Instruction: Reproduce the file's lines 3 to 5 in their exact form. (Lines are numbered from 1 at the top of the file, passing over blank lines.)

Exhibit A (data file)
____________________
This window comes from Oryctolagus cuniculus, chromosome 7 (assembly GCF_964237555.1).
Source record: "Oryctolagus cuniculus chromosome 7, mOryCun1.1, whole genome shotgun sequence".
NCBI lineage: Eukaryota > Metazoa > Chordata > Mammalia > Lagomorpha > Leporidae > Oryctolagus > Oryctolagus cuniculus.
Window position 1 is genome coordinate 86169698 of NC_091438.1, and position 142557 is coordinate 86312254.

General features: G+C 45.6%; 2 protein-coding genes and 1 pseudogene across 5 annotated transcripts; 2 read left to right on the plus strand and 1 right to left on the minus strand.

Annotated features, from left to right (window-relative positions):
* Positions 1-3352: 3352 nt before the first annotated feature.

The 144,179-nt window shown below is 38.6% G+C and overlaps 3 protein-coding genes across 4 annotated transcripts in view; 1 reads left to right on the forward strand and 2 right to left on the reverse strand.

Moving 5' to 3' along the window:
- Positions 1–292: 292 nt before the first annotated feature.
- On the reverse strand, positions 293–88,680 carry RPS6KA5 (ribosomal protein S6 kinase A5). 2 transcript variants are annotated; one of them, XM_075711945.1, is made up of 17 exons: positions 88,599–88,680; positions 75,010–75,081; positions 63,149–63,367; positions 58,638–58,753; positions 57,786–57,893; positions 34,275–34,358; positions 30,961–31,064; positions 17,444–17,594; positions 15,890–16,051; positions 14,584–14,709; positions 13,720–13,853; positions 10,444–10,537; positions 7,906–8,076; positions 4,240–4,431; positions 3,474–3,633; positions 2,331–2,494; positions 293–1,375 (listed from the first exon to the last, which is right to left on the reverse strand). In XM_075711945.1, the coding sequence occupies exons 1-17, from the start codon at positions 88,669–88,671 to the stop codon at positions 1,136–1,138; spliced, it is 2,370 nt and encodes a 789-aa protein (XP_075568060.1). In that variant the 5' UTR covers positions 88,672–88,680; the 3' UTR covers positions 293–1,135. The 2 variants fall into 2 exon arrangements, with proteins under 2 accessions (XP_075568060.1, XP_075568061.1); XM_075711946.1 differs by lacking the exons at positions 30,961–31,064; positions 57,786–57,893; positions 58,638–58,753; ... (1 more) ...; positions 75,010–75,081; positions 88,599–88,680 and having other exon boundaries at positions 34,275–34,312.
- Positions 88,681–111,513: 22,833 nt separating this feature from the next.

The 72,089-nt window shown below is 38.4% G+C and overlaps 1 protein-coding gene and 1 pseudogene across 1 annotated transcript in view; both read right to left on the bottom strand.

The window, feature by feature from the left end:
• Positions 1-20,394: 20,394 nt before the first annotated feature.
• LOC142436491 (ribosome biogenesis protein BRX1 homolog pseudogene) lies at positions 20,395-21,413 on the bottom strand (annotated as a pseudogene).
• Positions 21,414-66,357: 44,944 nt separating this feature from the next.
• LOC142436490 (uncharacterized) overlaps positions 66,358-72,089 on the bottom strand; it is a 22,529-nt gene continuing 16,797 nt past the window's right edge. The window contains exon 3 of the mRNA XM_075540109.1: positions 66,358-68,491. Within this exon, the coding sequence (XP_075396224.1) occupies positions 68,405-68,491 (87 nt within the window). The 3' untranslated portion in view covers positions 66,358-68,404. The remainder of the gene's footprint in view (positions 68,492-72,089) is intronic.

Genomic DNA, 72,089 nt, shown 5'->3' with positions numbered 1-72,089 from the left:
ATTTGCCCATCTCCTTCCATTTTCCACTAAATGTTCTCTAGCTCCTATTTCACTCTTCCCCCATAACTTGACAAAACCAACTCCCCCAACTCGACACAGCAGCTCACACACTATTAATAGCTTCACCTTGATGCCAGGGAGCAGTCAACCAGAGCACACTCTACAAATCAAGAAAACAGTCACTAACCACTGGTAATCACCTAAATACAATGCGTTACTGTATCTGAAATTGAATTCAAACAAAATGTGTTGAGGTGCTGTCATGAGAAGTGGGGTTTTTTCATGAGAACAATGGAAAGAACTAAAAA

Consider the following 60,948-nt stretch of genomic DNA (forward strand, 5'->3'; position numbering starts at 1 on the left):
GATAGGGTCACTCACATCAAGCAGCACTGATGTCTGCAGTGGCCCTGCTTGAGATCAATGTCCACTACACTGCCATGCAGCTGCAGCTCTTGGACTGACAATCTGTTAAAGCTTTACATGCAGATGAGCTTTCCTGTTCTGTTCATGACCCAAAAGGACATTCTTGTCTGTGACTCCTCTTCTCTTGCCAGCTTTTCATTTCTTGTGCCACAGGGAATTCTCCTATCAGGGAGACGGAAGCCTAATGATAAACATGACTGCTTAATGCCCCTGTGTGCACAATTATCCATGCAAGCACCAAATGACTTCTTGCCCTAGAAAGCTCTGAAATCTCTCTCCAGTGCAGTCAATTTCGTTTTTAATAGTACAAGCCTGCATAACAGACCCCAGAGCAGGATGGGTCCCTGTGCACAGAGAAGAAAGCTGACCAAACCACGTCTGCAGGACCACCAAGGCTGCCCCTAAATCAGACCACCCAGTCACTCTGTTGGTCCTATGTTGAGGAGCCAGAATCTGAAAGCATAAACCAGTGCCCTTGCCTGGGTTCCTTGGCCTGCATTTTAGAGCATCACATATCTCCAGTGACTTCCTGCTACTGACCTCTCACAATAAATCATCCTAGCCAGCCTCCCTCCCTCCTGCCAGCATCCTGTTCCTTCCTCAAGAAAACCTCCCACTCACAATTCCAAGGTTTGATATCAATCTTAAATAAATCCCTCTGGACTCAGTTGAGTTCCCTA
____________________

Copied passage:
NCBI lineage: Eukaryota > Metazoa > Chordata > Mammalia > Lagomorpha > Leporidae > Oryctolagus > Oryctolagus cuniculus.
Window position 1 is genome coordinate 86169698 of NC_091438.1, and position 142557 is coordinate 86312254.

General features: G+C 45.6%; 2 protein-coding genes and 1 pseudogene across 5 annotated transcripts; 2 read left to right on the plus strand and 1 right to left on the minus strand.